La Cage Aux Folles


1h 37m 1979
La Cage Aux Folles

Brief Synopsis

A gay couple has to straighten out their act when their son gets engaged to a noted conservative's daughter.

Film Details

Also Known As
Birds of a Feather, Får jag presentera: min mamma, herr Albin, cage aux folles
MPAA Rating
Genre
Comedy
Musical
Foreign
Adaptation
Release Date
1979
Production Company
Artistes Associes
Distribution Company
MGM Home Entertainment; United Artists Films

Technical Specs

Duration
1h 37m
Sound
Mono
Color
Color (Eastmancolor)

Synopsis

Chaos ensues when a gay man attempts to pose as straight for the benefit of his son's future in-laws. Renato owns a popular nightclub and his long-time lover Zaza, is a female impersonator and the club's star attraction. Unfortunately, Renato's son, Laurent has not told his future father-in-law, an important figure in a conservative political organization about his unconventional family. But Renato finds his familiar habits, and those of the even more flamboyant Zaza, getting in the way of their charade. Zaza then comes up with what he thinks is an ideal solution: he'll dress in drag and pose as Renato's wife.

Film Details

Also Known As
Birds of a Feather, Får jag presentera: min mamma, herr Albin, cage aux folles
MPAA Rating
Genre
Comedy
Musical
Foreign
Adaptation
Release Date
1979
Production Company
Artistes Associes
Distribution Company
MGM Home Entertainment; United Artists Films

Technical Specs

Duration
1h 37m
Sound
Mono
Color
Color (Eastmancolor)

Award Nominations

Best Costume Design

1978

Best Director

1978
Edouard Molinaro

Best Writing, Screenplay

1980
Edouard Molinaro

Articles

La Cage Aux Folles


The international release of La Cage Aux Folles (1978) marked a significant turning point in cinema for gay audiences because it introduced worldwide audiences to the homosexual subculture in a non-threatening, highly entertaining fashion. The film, based on a play by Jean Poiret, was a wildly successful venture, ultimately earning over forty million, spawning two sequels, a Broadway musical, and a popular American remake - The Birdcage (1996), starring Robin Williams, Nathan Lane, and Gene Hackman. America showed its approval with three Oscar nods for Director, Adapted Screenplay, and Costume Design, as well as a Golden Globe win for Best Foreign Film.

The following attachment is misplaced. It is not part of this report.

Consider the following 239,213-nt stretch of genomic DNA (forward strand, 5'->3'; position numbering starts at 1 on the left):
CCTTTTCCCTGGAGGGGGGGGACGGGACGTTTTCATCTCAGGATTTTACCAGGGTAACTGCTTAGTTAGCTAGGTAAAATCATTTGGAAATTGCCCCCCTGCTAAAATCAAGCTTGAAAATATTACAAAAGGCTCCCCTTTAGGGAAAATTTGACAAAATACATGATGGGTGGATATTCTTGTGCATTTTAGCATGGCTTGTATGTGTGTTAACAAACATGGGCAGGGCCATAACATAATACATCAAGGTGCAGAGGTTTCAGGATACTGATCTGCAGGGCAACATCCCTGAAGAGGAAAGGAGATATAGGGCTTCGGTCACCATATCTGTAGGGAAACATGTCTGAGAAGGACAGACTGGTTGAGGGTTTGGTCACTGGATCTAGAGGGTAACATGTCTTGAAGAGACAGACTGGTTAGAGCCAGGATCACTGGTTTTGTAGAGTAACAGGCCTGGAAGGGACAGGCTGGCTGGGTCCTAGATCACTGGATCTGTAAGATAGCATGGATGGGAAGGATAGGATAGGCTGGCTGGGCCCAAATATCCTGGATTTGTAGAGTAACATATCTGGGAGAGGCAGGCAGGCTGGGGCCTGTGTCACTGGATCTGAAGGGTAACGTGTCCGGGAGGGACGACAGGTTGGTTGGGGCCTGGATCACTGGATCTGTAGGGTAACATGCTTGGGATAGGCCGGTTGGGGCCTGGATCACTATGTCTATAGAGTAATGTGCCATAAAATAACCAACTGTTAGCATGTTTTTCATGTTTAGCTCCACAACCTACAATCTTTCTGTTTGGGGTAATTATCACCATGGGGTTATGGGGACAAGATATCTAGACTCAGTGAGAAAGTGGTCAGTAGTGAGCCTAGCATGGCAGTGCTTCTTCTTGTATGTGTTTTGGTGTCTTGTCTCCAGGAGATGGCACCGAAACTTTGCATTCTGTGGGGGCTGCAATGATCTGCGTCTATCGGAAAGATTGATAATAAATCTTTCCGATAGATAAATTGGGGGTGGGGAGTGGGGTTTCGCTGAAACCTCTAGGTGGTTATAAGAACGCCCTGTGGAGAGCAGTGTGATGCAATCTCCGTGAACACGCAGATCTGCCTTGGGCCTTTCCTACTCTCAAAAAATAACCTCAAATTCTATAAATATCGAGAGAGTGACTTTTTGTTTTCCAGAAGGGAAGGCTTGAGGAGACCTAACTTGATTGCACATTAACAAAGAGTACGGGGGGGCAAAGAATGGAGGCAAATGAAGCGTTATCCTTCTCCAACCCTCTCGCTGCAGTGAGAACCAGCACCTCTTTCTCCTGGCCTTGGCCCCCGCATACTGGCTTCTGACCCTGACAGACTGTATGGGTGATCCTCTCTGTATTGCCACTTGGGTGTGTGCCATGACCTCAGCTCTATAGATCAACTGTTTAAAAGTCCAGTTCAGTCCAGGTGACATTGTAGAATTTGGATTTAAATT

Filmed on location in Saint-Tropez, La Cage Aux Folles (translation: The Mad Cage) is the story of a gay couple that own a nightclub famous for its flamboyant drag queens and cabaret shows. When the son of one of the men gets engaged, the couple must disguise their alternative lifestyle from their stuffy, conservative future in-laws. The film, also titled Birds of a Feather, was helmed by French director Edouard Molinaro, who went on to direct both sequels; neither, however, attained the success of the original. Producer Marcello Danon extended his influence to the film's remake, The Birdcage, now in the role of executive producer.

Veteran Italian actor Ugo Tognazzi and prolific French actor Michel Serrault play the lead roles--Serrault reprised his role from the stage version. His performance earned him the prized Cesar award for Best Actor from his home country. Tognazzi was an acclaimed comic actor with a career that spanned forty years, and included a Best Actor win at Cannes for his dramatic role in the 1981 Bertolucci film La Tragedia di un Uomo Ridicolo (Tragedy of a Ridiculous Man). The film's score was composed by Ennio Morricone, whose collaborations with Spaghetti Western pioneer Sergio Leone established his reputation as one of the top composers in the business. His triumphs include Once Upon a Time in the West (1969), Days of Heaven (1978), and The Mission (1986).

La Cage Aux Folles also inspired a Broadway musical of the same name, marking another first by exposing a mainstream audience to a homosexual musical on the Great White Way. Written by Harvey Fierstein with lyrics and music by Jerry Herman, the musical version of the film also enjoyed great success, with a run of over 1700 performances. Likewise, the American remake, The Birdcage, grossed over 120 million in the U.S. alone, as well as grabbing several award wins and nominations. La Cage Aux Folles itself helped to boost the failing fortunes of United Artists during the late 1970s, and established a high water mark for French films released in the U.S. that was not toppled until over twenty years later with the release of Amelie (2001).